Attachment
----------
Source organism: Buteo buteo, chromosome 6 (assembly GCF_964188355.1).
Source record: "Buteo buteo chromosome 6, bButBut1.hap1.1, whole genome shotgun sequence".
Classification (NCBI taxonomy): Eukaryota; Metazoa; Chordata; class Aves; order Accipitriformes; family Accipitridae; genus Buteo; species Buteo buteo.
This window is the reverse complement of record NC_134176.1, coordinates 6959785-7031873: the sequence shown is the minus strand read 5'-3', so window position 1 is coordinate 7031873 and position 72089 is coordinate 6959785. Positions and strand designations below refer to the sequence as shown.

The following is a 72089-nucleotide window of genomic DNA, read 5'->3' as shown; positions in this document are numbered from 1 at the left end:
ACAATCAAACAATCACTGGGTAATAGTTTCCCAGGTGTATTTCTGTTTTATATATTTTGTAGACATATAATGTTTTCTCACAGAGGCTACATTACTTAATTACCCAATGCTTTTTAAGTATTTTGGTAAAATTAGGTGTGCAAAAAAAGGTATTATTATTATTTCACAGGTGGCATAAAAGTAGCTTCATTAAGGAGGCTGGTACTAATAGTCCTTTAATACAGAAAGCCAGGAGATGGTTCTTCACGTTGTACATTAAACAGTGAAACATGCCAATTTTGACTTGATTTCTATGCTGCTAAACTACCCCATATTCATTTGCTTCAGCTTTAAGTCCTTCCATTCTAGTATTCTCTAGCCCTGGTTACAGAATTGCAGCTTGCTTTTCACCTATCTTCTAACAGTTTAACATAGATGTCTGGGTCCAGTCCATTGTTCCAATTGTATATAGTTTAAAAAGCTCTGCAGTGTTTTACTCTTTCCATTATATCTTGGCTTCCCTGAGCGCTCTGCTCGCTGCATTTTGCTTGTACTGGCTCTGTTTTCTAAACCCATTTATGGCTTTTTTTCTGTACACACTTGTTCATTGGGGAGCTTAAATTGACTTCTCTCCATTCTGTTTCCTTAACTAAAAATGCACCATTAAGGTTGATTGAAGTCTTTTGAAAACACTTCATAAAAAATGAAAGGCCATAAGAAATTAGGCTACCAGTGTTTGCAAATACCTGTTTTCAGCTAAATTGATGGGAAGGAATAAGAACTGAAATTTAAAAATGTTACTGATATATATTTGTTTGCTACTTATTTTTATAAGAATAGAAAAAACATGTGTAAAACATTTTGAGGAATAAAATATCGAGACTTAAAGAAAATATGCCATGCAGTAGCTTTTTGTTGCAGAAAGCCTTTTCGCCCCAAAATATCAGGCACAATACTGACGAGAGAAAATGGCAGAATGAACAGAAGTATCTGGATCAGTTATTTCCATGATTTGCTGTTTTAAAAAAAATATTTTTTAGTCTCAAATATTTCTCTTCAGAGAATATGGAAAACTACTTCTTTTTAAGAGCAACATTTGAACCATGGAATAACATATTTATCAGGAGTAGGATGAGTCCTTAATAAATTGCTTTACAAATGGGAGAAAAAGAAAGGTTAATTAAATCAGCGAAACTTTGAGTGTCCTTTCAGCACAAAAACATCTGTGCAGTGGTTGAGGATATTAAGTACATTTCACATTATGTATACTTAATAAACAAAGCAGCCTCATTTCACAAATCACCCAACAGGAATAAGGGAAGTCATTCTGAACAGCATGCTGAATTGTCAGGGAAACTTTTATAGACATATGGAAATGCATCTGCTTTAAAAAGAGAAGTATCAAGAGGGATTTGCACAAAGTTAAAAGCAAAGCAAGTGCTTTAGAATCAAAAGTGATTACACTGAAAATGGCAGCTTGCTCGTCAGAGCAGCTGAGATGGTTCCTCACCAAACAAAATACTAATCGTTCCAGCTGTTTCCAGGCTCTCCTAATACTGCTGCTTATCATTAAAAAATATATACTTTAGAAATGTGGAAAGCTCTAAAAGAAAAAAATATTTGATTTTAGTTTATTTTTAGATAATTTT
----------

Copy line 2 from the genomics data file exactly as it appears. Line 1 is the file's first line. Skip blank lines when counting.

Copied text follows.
Source record: "Buteo buteo chromosome 6, bButBut1.hap1.1, whole genome shotgun sequence".